While 2011 was dubbed as "the year of the hacktivist" in some media circles, 2012 was billed as "the year of cyberwar", to be accompanied by an explosion of Android malware. But what's actually happened?
In this week's Patch Monday podcast, we check the half-time scores and discover that, by and large, it's business as usual for everyday criminal activities online.
"It's not to say that state-sponsored stuff is not going on — and it clearly is if you look at Flame — and I'm sure there's other things going on in the background ... But the reality of what we've observed in the field is that state-sponsored cyberwar sort of level stuff is, maybe, 0.1 per cent of the overall threat landscape," said Alex Kirk, senior research analyst with the Sourcefire Vulnerability Research Team (VRT).
As always, criminals target what's popular and vulnerable, and right now that includes the WordPress content-management system.
"WordPress is a massive target for automated scanning programs. These things are just hitting every website on the whole stinking internet, looking for a vulnerable WordPress install," Kirk said.
"If you're not paying attention to security updates with WordPress, you're in for a nasty surprise."
The Blackhole malware construction kit, which we discussed inand , is still the criminal tool of choice.
"It's got good professional support, it's fairly straightforward to deploy and they do a pretty reasonable job of staying on top of 'Uh oh, the IDS [intrusion detection system] or the antivirus company has detected us. We'd better put some fresh update out to make sure that doesn't happen anymore'," Kirk said.
Android malware has been on the rise, adopting techniques seen previously in the malware deployed against Windows — such as polymorphism, the creation of random variants of malware to avoid signature-based detection.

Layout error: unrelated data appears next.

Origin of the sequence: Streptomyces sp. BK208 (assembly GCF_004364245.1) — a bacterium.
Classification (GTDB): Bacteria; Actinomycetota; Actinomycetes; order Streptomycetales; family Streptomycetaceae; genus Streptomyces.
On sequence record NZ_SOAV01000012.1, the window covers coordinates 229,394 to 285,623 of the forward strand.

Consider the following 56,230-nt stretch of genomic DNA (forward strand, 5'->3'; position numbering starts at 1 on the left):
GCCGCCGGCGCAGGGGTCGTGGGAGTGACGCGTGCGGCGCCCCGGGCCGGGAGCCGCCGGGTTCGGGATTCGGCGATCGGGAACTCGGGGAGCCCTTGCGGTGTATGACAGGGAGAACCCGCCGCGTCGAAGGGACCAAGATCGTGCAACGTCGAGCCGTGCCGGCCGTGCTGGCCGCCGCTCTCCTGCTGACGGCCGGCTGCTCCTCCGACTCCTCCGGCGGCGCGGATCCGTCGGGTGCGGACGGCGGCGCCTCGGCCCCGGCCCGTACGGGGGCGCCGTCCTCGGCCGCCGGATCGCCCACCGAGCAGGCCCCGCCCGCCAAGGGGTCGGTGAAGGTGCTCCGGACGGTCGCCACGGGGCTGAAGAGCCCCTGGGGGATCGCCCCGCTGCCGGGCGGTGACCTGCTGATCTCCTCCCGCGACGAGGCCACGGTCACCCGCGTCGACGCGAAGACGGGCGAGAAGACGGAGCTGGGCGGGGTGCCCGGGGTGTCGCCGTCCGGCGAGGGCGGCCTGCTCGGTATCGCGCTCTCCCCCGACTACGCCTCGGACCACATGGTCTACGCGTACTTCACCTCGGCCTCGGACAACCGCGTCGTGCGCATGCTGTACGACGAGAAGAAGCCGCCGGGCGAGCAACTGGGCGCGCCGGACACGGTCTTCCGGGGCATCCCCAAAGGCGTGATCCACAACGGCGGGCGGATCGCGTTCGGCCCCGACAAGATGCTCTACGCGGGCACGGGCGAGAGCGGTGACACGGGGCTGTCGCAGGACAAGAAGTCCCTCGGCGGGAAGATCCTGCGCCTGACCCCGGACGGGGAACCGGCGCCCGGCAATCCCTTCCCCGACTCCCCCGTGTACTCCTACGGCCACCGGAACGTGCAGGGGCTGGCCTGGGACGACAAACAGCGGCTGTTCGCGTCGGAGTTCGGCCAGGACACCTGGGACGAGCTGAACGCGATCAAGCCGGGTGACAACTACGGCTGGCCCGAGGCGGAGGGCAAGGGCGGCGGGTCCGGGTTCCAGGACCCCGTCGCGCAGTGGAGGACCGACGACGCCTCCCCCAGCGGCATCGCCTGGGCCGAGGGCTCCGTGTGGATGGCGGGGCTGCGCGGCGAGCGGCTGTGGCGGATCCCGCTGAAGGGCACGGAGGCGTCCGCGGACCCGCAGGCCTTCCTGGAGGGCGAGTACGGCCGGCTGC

"Last year in July, we saw for every one family [of Android malware], there was about eight variants. But now, in May this year, there's over 159 variants per family, so that sort of explodes out to 13,000 malicious .apk files that we've identified," said David Hall, Symantec's consumer spokesperson for Asia Pacific.
But really, that's nothing compared with the total of 256 million virus signatures that Symantec created in 2011.
According to Bob Hansmann, senior product marketing manager at Websense, there's nothing really new in the kinds of attacks we're seeing online. It's just an evolution.
"People are talking about targeted attacks. Well, we've had targeted attacks now for almost a decade. It's not new," he said.
"Think of it as ice cream; ice cream isn't new. All you can really have is new flavours of ice cream. And the malware, the attacks, whether it's, you know, government-sanctioned or just somebody trying to make a political statement, those have been around for a long time — it's just the flavour of the message."
To leave an audio comment on the program, Skype to stilgherrian or phone Sydney +61 2 8011 3733.
Running time: 35 minutes, 44 seconds